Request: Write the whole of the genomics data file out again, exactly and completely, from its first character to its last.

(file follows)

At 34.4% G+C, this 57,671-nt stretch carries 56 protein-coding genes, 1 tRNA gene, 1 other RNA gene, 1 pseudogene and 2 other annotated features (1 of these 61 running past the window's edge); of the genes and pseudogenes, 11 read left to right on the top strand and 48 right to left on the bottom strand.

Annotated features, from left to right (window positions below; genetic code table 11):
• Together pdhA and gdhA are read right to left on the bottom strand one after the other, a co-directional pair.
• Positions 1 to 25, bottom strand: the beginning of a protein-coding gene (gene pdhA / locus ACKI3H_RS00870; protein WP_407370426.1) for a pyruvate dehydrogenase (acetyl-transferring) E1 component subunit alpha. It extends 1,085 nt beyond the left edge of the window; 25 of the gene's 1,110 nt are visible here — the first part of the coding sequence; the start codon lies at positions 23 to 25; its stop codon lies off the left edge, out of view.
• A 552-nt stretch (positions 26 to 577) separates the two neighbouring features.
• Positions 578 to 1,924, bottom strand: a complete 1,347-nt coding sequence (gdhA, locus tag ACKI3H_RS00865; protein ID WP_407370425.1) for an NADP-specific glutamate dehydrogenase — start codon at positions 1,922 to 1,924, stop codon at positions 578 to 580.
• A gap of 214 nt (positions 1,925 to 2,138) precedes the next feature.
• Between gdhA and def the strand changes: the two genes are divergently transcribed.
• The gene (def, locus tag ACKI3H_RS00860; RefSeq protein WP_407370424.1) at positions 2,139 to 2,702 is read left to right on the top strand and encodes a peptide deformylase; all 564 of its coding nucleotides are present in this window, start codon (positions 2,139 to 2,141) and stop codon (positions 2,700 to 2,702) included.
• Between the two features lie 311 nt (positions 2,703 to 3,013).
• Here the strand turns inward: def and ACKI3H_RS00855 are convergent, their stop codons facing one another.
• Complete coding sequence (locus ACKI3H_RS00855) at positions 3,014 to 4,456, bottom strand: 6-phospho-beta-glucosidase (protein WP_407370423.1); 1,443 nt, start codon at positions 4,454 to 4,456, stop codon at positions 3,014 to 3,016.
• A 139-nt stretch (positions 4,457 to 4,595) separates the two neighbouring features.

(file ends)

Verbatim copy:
At 34.4% G+C, this 57,671-nt stretch carries 56 protein-coding genes, 1 tRNA gene, 1 other RNA gene, 1 pseudogene and 2 other annotated features (1 of these 61 running past the window's edge); of the genes and pseudogenes, 11 read left to right on the top strand and 48 right to left on the bottom strand.

Annotated features, from left to right (window positions below; genetic code table 11):
• Together pdhA and gdhA are read right to left on the bottom strand one after the other, a co-directional pair.
• Positions 1 to 25, bottom strand: the beginning of a protein-coding gene (gene pdhA / locus ACKI3H_RS00870; protein WP_407370426.1) for a pyruvate dehydrogenase (acetyl-transferring) E1 component subunit alpha. It extends 1,085 nt beyond the left edge of the window; 25 of the gene's 1,110 nt are visible here — the first part of the coding sequence; the start codon lies at positions 23 to 25; its stop codon lies off the left edge, out of view.
• A 552-nt stretch (positions 26 to 577) separates the two neighbouring features.
• Positions 578 to 1,924, bottom strand: a complete 1,347-nt coding sequence (gdhA, locus tag ACKI3H_RS00865; protein ID WP_407370425.1) for an NADP-specific glutamate dehydrogenase — start codon at positions 1,922 to 1,924, stop codon at positions 578 to 580.
• A gap of 214 nt (positions 1,925 to 2,138) precedes the next feature.
• Between gdhA and def the strand changes: the two genes are divergently transcribed.
• The gene (def, locus tag ACKI3H_RS00860; RefSeq protein WP_407370424.1) at positions 2,139 to 2,702 is read left to right on the top strand and encodes a peptide deformylase; all 564 of its coding nucleotides are present in this window, start codon (positions 2,139 to 2,141) and stop codon (positions 2,700 to 2,702) included.
• Between the two features lie 311 nt (positions 2,703 to 3,013).
• Here the strand turns inward: def and ACKI3H_RS00855 are convergent, their stop codons facing one another.
• Complete coding sequence (locus ACKI3H_RS00855) at positions 3,014 to 4,456, bottom strand: 6-phospho-beta-glucosidase (protein WP_407370423.1); 1,443 nt, start codon at positions 4,454 to 4,456, stop codon at positions 3,014 to 3,016.
• A 139-nt stretch (positions 4,457 to 4,595) separates the two neighbouring features.